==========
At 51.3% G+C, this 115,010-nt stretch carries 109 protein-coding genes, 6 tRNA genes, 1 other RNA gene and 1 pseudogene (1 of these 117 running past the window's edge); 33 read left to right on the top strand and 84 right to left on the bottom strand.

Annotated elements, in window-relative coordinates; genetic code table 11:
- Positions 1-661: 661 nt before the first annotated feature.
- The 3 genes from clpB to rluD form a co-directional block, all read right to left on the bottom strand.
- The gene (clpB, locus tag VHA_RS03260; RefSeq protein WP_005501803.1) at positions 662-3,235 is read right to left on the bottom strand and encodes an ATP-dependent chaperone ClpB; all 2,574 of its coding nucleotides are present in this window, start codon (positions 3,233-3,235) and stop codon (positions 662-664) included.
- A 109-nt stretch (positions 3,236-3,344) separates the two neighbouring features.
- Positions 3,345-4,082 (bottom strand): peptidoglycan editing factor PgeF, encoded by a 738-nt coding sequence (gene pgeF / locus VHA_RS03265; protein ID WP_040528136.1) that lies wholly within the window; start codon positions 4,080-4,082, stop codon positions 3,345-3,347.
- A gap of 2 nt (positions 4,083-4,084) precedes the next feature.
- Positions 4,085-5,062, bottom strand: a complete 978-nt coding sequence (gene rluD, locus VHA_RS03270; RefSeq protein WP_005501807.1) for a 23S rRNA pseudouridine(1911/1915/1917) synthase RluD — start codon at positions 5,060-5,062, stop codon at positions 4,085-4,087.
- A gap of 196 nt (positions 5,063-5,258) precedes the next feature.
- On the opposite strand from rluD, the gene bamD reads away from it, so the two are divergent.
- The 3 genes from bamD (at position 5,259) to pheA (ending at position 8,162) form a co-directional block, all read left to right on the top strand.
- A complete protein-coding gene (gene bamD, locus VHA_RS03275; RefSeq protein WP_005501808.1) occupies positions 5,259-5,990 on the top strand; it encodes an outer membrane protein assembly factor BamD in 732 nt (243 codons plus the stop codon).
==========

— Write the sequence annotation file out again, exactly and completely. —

At 51.3% G+C, this 115,010-nt stretch carries 109 protein-coding genes, 6 tRNA genes, 1 other RNA gene and 1 pseudogene (1 of these 117 running past the window's edge); 33 read left to right on the top strand and 84 right to left on the bottom strand.

Annotated elements, in window-relative coordinates; genetic code table 11:
- Positions 1-661: 661 nt before the first annotated feature.
- The 3 genes from clpB to rluD form a co-directional block, all read right to left on the bottom strand.
- The gene (clpB, locus tag VHA_RS03260; RefSeq protein WP_005501803.1) at positions 662-3,235 is read right to left on the bottom strand and encodes an ATP-dependent chaperone ClpB; all 2,574 of its coding nucleotides are present in this window, start codon (positions 3,233-3,235) and stop codon (positions 662-664) included.
- A 109-nt stretch (positions 3,236-3,344) separates the two neighbouring features.
- Positions 3,345-4,082 (bottom strand): peptidoglycan editing factor PgeF, encoded by a 738-nt coding sequence (gene pgeF / locus VHA_RS03265; protein ID WP_040528136.1) that lies wholly within the window; start codon positions 4,080-4,082, stop codon positions 3,345-3,347.
- A gap of 2 nt (positions 4,083-4,084) precedes the next feature.
- Positions 4,085-5,062, bottom strand: a complete 978-nt coding sequence (gene rluD, locus VHA_RS03270; RefSeq protein WP_005501807.1) for a 23S rRNA pseudouridine(1911/1915/1917) synthase RluD — start codon at positions 5,060-5,062, stop codon at positions 4,085-4,087.
- A gap of 196 nt (positions 5,063-5,258) precedes the next feature.
- On the opposite strand from rluD, the gene bamD reads away from it, so the two are divergent.
- The 3 genes from bamD (at position 5,259) to pheA (ending at position 8,162) form a co-directional block, all read left to right on the top strand.
- A complete protein-coding gene (gene bamD, locus VHA_RS03275; RefSeq protein WP_005501808.1) occupies positions 5,259-5,990 on the top strand; it encodes an outer membrane protein assembly factor BamD in 732 nt (243 codons plus the stop codon).